There was also the OSS secret intelligence group (SI), which later became the CIA. They were spies, who were there already and which we knew nothing about.
Our job started once we got to Africa and the Sicilian campaign started. We had a small group parachute into Italy, and their job was to find the concentration camps where the American and British prisoners were and talk to the wardens in Italian. “Let’s get these guys the hell out of here. What’s the best way?” Our guys took care that they got out safe.
Then we moved up to Corsica, which was a few hundred miles in front of the action with direct access to the Italian coast. That’s where our long-term job started.
L’Île-Rousse, on the northwest coast, became our main headquarters; I was sent to the forward operating base in Bastia, on the northeast coast. The FOBs were located behind enemy lines and facilitated air drops, intel and direct support for the many ongoing operations.
The unit got involved in everything after early operations expelling most of the Nazis from Corsica. I was in the headquarters most of the time and got drafted out to help our first sergeant handle paperwork. One very important mission my unit was involved in was the Ginny mission. We had to get to a long mountain tunnel in north central Italy that the German trains used to transport guns and food for the German soldiers. Our job was to break up that tunnel.
Somehow, after the outfit landed, all 15 men got captured. We found out later that Hitler had ordered, “We don’t care what uniform they have or not. If they’re here for sabotage, kill them. Period.” So, our men were executed. We lived and trained with these guys. To lose them all was a terrible blow.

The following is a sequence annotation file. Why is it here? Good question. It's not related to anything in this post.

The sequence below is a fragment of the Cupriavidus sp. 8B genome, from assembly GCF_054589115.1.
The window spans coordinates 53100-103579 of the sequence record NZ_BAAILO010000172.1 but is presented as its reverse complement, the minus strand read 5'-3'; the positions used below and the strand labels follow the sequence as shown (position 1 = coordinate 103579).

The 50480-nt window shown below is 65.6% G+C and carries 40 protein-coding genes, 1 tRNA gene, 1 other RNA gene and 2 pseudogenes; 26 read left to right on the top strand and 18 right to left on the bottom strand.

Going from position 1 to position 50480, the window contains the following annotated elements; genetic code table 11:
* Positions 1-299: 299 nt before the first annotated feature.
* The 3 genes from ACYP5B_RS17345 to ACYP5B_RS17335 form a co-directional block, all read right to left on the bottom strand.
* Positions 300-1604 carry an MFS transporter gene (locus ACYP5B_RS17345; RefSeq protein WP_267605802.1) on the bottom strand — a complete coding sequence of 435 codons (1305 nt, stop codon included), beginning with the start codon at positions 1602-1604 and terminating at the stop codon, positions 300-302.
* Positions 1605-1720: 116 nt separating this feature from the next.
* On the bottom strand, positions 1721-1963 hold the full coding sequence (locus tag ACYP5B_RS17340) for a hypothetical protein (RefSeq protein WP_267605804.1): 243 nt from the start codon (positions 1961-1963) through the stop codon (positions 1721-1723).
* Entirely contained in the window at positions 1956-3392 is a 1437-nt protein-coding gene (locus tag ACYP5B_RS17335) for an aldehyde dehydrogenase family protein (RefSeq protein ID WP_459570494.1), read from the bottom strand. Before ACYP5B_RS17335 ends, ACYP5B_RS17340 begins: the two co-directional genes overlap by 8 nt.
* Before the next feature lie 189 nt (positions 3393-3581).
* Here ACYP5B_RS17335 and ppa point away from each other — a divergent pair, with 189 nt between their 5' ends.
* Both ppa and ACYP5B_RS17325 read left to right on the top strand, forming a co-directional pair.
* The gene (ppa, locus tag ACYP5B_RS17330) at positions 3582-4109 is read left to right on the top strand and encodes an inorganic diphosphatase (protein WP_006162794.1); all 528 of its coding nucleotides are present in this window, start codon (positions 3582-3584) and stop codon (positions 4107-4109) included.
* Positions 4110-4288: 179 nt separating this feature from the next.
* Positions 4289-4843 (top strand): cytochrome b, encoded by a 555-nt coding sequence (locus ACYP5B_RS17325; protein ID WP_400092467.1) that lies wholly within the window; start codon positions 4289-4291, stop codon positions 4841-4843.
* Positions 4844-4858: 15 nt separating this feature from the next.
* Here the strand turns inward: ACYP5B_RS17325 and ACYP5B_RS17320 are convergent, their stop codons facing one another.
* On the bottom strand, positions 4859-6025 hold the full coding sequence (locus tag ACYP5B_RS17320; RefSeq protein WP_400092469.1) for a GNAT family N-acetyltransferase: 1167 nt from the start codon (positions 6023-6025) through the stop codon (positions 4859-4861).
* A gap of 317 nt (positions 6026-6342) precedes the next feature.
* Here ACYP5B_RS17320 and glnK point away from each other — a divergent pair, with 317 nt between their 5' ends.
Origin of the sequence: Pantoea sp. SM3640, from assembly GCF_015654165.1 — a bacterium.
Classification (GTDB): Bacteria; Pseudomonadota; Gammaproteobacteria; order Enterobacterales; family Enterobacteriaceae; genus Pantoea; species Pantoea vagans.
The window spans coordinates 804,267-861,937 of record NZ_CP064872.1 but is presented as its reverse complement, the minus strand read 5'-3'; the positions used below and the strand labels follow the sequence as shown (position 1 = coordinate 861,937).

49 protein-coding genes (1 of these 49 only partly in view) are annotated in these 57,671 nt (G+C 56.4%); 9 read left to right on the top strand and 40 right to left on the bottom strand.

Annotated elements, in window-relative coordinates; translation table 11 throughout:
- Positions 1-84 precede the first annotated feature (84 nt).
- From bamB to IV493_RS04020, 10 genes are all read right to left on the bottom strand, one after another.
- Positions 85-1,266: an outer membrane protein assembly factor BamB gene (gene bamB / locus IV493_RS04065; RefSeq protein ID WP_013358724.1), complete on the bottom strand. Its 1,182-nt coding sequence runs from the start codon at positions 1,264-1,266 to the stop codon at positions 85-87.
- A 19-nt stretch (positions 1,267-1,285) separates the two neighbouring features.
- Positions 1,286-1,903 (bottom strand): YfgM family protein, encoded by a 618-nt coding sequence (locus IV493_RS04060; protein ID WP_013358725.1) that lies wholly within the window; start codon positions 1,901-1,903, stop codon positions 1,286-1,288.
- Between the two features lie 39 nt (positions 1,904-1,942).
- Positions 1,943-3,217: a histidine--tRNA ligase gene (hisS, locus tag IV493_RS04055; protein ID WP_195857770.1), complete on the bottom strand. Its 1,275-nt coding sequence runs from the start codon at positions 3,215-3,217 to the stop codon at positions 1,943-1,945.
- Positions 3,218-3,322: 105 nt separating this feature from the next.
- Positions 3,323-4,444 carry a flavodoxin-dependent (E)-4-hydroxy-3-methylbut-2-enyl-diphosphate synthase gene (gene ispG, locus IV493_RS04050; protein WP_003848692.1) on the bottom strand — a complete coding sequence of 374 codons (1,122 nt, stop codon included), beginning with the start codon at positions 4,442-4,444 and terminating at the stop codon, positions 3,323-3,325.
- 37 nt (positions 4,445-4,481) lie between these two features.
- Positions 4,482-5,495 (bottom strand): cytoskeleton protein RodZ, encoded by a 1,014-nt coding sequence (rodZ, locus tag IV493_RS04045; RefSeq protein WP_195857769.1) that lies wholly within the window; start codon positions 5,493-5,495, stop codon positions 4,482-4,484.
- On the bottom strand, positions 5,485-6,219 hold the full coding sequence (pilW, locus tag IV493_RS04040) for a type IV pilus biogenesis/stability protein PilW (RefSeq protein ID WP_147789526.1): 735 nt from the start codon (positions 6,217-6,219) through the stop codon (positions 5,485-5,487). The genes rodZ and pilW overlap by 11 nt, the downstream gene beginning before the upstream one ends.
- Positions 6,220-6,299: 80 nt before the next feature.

From mid-April to May 1, 1945, I was part of a small operational group that established a forward operating base behind German lines in Siena. There, we were in a better position to supply and lead partisan forces against the Nazis. It was to be our last FOB of the war.
When V-E Day came on May 8, we got down to Naples to take a boat, go back to the States to train to go to the East. War wasn’t over. We got to Washington, and we were all waiting to go to the Pacific. But we didn’t have to go there. The war ended in August.
I served in the war four years. When I saw my kid brothers and sisters again, they were teenagers. They grew up, and I had missed those formative years. I also missed my youngest brother, who had died during the war.
I got married in 1946, and Giovanna and I eventually had four children. A few years later, as a GI Bill graduate, I passed the civil service tests and Social Security became my profession.
In 1961, I joined Our Lady of Fatima Council 5184 in Newark. We had a ball doing good things: collecting food, giving it out, collecting money at intersections for good causes. We kept busy and did the work of the council. Wherever people needed help, we went. Charity was numero uno. I’ve always loved the Knights of Columbus, and half of my family are Knights today. My current council here is beautiful. Our guys do a lot of great work.
My OSS group had a lot of reunions aer the war, because most of us came from New York, New Jersey or Pennsylvania. We had at least 50 reunions. We were close going in. We were close coming out.
It took 50 years for my unit — the 2671st Special Reconnaissance Battalion, Company A, OSS Italian Operational Group — to be officially recognized. But it finally happened in 2018, when the members of the OSS all received the Congressional Gold Medal, the few of us that were left, for our service. I think that was very honorable, very impressive. I was so happy. I was proud to be who I was: an American soldier.